Prescription Sharing Among Teens Dangerous

Ruzanna Harutyunyan's picture

What if a teenager with acne who is taking Accutane - a drug linked to birth defects - gives some to her friend, who is pregnant but does not yet realize it? Unfortunately, this is a realistic scenario.

A new study shows that one in five U.S. adolescents “lends” or “borrows” diverse prescriptions, with consequences that are sometimes dangerous or even deadly.

Earlier research had established that almost 40 percent of U.S. adults “lend” or “borrow” prescription drugs.

“However, prior to our study, no one had asked adolescents how often they shared prescription medications, which meds they shared and what some of the outcomes were,” said lead study author Richard Goldsworthy, Ph.D., director for research and development at Academic Edge, Inc.

The study appears online in the Journal of Adolescent Health.


In urban and suburban settings nationwide, Goldsworthy’s team interviewed 592 English- and Spanish-speaking youngsters, ages 12 to 17, both black and white. Researchers asked whether the youngsters had ever “borrowed” or “loaned” a prescription drug and, if so, what kind. They also asked whether they gave or received any warnings or instructions with the medication and about outcomes. For example, did the person taking the drugs visit a doctor anyway? Did side effects or allergic reactions occur?

In addition to the danger of unforeseen side effects, prescription sharing can lead to delayed or suboptimal care, when teens postpone or skip needed appointments thinking they have addressed a problem. Misuse of “shared” antibiotics aggravates the growing problem of antibiotic drug resistance.

Additionally, the 32.4 percent of youth who did eventually see a physician often did not reveal having taken a “borrowed” medication. This can lead to unforeseen drug interactions.

“Other researchers have studied people selling prescription drugs, but we looked at people with good intentions, trying, for instance, to help a friend who lacked money or transportation for a doctor’s visit,” said study co-author Chris Mayhorn, Ph.D., an associate professor of psychology at North Carolina State University.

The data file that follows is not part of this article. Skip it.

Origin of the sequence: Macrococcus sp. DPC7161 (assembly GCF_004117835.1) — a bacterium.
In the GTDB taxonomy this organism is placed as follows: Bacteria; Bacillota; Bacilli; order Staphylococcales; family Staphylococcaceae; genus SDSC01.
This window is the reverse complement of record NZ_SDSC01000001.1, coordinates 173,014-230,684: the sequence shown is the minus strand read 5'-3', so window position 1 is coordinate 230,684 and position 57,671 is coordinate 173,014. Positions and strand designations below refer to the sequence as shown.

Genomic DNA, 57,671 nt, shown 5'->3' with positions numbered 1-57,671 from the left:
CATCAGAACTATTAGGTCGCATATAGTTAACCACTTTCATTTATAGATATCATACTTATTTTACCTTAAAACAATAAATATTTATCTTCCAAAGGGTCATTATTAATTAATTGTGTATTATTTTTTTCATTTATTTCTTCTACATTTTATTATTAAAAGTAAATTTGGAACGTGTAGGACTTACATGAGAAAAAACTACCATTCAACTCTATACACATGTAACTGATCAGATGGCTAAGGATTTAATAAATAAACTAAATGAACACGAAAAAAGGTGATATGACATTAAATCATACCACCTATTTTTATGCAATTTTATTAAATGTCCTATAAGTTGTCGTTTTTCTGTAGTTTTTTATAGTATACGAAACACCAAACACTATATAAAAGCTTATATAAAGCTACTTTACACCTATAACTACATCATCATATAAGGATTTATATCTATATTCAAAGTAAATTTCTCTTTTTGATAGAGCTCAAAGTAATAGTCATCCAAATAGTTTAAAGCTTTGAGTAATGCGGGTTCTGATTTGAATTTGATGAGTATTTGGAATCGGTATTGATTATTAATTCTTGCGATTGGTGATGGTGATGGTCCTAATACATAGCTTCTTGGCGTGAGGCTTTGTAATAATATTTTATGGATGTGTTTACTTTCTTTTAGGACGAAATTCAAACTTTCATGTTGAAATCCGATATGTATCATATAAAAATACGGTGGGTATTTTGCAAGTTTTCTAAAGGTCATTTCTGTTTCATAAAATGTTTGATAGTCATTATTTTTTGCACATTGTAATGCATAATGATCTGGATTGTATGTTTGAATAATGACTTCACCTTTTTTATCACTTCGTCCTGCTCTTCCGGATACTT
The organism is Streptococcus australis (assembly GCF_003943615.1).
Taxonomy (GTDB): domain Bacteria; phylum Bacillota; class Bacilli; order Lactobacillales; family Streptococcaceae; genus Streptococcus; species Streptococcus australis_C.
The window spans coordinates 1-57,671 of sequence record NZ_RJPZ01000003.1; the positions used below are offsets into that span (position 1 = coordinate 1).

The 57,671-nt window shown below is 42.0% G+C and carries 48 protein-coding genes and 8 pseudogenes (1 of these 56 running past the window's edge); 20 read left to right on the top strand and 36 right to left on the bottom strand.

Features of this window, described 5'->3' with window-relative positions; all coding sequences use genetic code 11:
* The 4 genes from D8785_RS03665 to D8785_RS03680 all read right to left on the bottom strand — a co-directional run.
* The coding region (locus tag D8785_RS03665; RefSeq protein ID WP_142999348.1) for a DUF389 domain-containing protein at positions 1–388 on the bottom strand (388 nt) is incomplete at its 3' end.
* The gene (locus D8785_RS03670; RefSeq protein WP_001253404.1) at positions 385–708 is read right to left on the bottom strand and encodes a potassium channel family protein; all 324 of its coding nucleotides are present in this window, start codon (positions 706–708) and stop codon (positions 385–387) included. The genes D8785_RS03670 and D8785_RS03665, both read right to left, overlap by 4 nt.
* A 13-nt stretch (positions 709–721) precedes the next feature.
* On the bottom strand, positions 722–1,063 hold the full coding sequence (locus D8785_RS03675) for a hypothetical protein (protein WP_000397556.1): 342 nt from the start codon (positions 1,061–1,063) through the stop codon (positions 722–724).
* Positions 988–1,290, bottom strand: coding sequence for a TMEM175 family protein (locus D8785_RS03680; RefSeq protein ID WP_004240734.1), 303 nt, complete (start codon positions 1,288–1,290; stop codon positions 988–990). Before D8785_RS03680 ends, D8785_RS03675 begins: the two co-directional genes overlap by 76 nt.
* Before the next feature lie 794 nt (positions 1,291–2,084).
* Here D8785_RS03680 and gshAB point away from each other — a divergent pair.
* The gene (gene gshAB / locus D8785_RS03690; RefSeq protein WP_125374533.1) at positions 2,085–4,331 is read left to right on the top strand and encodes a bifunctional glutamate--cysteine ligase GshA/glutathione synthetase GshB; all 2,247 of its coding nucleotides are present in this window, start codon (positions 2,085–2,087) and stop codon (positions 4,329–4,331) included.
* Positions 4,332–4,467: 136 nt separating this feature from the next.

Melissa Haddow, executive director of the Community Partnership of the Ozarks, said that the findings are especially important “for physicians, prevention coalitions, school counselors, parents and the youth themselves.”

She said that past research has explored adolescent “sharing” of pain and anti-anxiety medications, but that sharing of antibiotics, birth control pills and allergy medications has not been well studied. “This work adds to our knowledge about a growing problem….and highlights the diversity of medications being abused this way, which had not been recognized.”



Let’s be honest. Drugs and alcohol don’t taste good or smell good. So why are so many teens using them? It basically comes down to one reason – pressure. Teens face peer pressure every day in school, and it can be difficult to say no when doing drugs seems like the cool thing to do. I’m an 18-year-old girl who has personally never experimented with drugs or alcohol. I think this is because I’m not easily influenced and because I have a great relationship with my parents. Also, there are so many other ways to “escape from pressure in life” that are not dangerous to a person’s health –just involve yourself in positive activities such as fun sports, reading, art, community service, etc.